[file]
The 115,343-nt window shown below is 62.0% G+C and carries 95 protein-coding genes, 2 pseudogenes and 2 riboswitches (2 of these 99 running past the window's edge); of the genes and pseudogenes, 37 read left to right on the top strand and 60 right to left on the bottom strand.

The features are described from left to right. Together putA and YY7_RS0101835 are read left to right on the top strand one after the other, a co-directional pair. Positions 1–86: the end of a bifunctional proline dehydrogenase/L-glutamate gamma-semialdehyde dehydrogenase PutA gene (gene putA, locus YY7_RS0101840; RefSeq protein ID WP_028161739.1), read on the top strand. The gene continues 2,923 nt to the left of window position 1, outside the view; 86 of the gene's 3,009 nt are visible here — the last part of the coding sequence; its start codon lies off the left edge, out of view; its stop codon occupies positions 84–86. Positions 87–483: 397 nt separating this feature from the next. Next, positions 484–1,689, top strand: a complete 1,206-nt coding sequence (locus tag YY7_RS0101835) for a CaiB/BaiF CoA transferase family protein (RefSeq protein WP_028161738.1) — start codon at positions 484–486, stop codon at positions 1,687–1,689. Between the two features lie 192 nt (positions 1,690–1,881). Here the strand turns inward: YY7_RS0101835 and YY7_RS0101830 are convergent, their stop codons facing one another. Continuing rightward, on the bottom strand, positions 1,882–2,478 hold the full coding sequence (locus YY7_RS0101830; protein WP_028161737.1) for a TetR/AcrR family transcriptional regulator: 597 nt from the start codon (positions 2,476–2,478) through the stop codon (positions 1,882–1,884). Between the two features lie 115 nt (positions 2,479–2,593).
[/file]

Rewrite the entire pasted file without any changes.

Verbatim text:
The 115,343-nt window shown below is 62.0% G+C and carries 95 protein-coding genes, 2 pseudogenes and 2 riboswitches (2 of these 99 running past the window's edge); of the genes and pseudogenes, 37 read left to right on the top strand and 60 right to left on the bottom strand.

The features are described from left to right. Together putA and YY7_RS0101835 are read left to right on the top strand one after the other, a co-directional pair. Positions 1–86: the end of a bifunctional proline dehydrogenase/L-glutamate gamma-semialdehyde dehydrogenase PutA gene (gene putA, locus YY7_RS0101840; RefSeq protein ID WP_028161739.1), read on the top strand. The gene continues 2,923 nt to the left of window position 1, outside the view; 86 of the gene's 3,009 nt are visible here — the last part of the coding sequence; its start codon lies off the left edge, out of view; its stop codon occupies positions 84–86. Positions 87–483: 397 nt separating this feature from the next. Next, positions 484–1,689, top strand: a complete 1,206-nt coding sequence (locus tag YY7_RS0101835) for a CaiB/BaiF CoA transferase family protein (RefSeq protein WP_028161738.1) — start codon at positions 484–486, stop codon at positions 1,687–1,689. Between the two features lie 192 nt (positions 1,690–1,881). Here the strand turns inward: YY7_RS0101835 and YY7_RS0101830 are convergent, their stop codons facing one another. Continuing rightward, on the bottom strand, positions 1,882–2,478 hold the full coding sequence (locus YY7_RS0101830; protein WP_028161737.1) for a TetR/AcrR family transcriptional regulator: 597 nt from the start codon (positions 2,476–2,478) through the stop codon (positions 1,882–1,884). Between the two features lie 115 nt (positions 2,479–2,593).